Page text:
Look for the openings late this spring and follow along on Facebook as the new tenants post photographs and updates.
[Would you like to see your old photographs featured in this Then and Now column? If so, attach a high resolution jpeg or png and any details about the building within our “Say Hi” link in the footer of our website.]
An excellent blog highlighting the re-emerging home brewing industry in the Hoosier state…come to think of it, have seen it from the Hardee’s you’re speaking of! (Near the intersection, or in reality, right on the intersection of the two historic roads putting Indy on the map…the National Road and the original Michigan Road!)
THIS IS GREAT TO SAVE THIS BUILDING AND MAKEING IT WHAT IT WAS AND ON THE EAST SIDE OF TOWN. I AM ALSO TRYING TO DO SOMETHING WITH THE OLD FORD MOTOR COMPANY BUILDING ON 1300 EAST WASHINGTON STREET.YOU WILL BE CLOSE TO US.WHEN YOU OPEN ALL OF THE FORD AND OTHER CAR CLUBS WILL WANT TO COME VISIT AND WILL HELP YOU WITH CARS FOR OPEN HOUSE.JUST YEAL AT US.
I AM GUY MAGER A FORD RETIREE.
THE FORD BUILDING OPNED IN 1914 SO IN 2014 IT WILL BE 100 YEARS OLD—YOU CAN JOIN THE PARTY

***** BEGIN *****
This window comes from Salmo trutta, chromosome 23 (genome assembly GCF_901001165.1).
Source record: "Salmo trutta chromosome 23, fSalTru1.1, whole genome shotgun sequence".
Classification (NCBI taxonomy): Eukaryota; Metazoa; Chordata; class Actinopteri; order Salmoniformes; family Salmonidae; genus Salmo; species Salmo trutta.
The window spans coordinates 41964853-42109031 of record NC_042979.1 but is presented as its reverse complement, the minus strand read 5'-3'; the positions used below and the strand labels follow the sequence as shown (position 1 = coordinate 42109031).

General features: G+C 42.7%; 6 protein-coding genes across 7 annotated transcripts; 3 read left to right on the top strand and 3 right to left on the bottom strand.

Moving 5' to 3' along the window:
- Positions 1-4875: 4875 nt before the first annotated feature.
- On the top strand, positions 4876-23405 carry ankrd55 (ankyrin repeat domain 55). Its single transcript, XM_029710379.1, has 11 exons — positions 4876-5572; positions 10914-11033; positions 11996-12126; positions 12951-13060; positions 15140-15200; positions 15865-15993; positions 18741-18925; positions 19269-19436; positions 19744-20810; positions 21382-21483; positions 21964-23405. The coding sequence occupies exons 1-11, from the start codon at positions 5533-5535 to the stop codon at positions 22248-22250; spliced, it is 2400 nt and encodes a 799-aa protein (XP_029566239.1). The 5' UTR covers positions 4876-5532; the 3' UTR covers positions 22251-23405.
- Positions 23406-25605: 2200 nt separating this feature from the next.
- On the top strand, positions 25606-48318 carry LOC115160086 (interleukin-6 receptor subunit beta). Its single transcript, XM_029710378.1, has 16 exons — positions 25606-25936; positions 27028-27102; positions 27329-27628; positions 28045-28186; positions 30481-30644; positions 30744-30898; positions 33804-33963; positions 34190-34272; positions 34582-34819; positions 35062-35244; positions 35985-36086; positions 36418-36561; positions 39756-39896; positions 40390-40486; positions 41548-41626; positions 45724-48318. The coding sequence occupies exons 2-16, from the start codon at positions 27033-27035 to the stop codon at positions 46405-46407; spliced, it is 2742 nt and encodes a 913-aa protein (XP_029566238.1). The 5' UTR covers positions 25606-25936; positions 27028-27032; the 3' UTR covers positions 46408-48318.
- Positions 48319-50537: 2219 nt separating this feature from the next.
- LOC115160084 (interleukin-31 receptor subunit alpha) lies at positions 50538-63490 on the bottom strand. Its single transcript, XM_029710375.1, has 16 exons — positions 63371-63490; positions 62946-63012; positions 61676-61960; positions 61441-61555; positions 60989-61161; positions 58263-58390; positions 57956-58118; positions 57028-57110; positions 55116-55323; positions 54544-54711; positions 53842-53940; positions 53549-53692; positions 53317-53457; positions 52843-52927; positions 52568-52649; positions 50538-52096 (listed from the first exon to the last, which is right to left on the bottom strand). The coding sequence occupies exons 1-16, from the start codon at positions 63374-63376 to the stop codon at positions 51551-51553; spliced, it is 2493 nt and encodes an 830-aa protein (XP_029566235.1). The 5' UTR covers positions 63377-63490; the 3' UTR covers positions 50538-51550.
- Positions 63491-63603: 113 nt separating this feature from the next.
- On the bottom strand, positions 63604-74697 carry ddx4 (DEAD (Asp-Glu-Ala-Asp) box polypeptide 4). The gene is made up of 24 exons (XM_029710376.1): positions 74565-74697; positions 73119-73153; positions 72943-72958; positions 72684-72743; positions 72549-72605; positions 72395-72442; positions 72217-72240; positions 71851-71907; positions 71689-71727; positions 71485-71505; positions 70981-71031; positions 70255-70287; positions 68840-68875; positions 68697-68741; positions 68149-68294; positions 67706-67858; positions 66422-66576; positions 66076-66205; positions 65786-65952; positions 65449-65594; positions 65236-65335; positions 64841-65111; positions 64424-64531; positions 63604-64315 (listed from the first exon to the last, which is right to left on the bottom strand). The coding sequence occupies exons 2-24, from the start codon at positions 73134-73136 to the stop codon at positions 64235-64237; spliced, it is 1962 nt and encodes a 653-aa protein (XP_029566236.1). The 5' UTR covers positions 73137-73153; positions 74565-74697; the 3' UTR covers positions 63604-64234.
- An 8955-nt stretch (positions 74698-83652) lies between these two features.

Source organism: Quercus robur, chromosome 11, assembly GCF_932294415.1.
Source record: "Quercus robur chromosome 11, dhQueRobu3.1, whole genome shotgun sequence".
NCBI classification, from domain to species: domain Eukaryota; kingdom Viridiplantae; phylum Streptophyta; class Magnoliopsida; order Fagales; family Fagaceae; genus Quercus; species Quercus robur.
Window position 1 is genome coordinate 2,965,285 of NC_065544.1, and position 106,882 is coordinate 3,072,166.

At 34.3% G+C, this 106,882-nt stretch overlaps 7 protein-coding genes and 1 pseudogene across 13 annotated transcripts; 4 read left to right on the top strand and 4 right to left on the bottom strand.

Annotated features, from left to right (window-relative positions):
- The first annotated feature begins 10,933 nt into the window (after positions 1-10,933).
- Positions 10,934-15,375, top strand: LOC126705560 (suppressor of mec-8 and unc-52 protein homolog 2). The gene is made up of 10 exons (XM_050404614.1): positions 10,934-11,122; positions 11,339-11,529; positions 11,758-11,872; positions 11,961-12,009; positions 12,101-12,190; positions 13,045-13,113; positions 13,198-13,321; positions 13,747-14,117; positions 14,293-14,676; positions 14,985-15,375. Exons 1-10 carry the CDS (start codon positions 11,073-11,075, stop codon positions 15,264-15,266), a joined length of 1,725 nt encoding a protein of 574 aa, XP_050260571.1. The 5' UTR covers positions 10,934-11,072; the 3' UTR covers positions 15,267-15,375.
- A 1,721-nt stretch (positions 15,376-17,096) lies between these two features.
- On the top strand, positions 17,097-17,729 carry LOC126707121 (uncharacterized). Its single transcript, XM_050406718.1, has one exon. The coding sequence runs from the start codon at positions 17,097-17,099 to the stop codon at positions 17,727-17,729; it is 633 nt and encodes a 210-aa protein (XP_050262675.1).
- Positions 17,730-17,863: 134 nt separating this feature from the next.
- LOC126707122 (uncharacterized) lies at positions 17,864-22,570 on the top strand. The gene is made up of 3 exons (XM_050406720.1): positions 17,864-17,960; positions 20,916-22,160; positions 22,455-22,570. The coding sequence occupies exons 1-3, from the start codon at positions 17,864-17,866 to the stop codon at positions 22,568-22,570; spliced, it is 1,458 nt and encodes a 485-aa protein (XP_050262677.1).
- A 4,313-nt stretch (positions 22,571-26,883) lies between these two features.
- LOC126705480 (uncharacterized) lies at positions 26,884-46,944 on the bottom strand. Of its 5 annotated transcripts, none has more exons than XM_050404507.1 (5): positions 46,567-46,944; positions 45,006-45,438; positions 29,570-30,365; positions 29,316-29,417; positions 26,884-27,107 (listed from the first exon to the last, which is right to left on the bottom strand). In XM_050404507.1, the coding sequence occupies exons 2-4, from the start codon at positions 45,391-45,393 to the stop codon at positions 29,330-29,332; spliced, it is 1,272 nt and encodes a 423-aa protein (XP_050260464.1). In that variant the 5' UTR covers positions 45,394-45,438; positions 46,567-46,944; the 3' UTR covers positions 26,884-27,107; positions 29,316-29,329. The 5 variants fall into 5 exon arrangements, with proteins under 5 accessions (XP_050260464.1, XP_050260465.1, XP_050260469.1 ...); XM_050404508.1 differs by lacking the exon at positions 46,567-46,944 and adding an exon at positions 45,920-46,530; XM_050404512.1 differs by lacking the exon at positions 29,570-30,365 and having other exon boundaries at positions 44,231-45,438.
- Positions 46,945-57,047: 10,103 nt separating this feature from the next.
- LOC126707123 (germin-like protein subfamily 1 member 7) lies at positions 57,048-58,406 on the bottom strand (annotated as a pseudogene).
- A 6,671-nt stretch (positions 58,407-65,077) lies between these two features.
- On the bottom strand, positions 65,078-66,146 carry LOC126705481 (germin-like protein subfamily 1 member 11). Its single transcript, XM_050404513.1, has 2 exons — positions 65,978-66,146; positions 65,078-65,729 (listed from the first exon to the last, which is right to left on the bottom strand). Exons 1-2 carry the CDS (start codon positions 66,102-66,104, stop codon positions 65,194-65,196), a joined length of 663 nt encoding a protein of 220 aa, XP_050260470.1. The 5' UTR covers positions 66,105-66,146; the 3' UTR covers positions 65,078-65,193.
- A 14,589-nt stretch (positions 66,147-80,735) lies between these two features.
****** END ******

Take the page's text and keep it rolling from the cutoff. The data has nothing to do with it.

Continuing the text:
Wonderful story about Indy history and future. Good luck to the new brewers!! I will be stopping by to sample when you are open!! I am excited, as an amateur brewer & photographer, to see the local artists as well. Great combination.
Kevin –lets hope they will let us know when open houes is.
I want to drink one with the team
As a collector of Indianapolis breweriana (advertising from all the Indy breweries of the past) for the last 35 years I’ve done what I can to preserve this important part of Indianapolis’ history. I’m glad someone is making use of the only standing building left of the many breweries we had here.
Must stay with this blog…
when is the open house please let me know so i can help you.
I am a great granddaughter of August Hook. I can’t wait to visit the Indiana Brewing Company on my next visit to Indianapolis!
Elizabeth…August sounds like he was a interesting man. Do you have any old photos of his business, of him at work, or of his home? If so, I’d love to copy them for a project called the Indiana Album. Email me at email@example.com if you would like to contribute.
My great great grandfather was Andrew Hagan. Go Home Brewing Co My husband Bob and I have nine Indiana Pioneers. Bob’s gggg grandfather- Robert Hanna – came to Indiana in 1804m – signed the Indiana Constitution, helped bring the railroad to Indpls. and the first river boat shipping project and was a US Senator. Will be in Indiana in June of 2016 to celebrate.
hello Elizabeth Heil
I would like to connect with you. I am working on a history of early Indianapolis breweries.
My great grandfather – Peter Lawall – was president of Home Brewing Company in 1917. Our family was also a founding member of Zion Evangelical United Church of Christ at North and New Jersey street.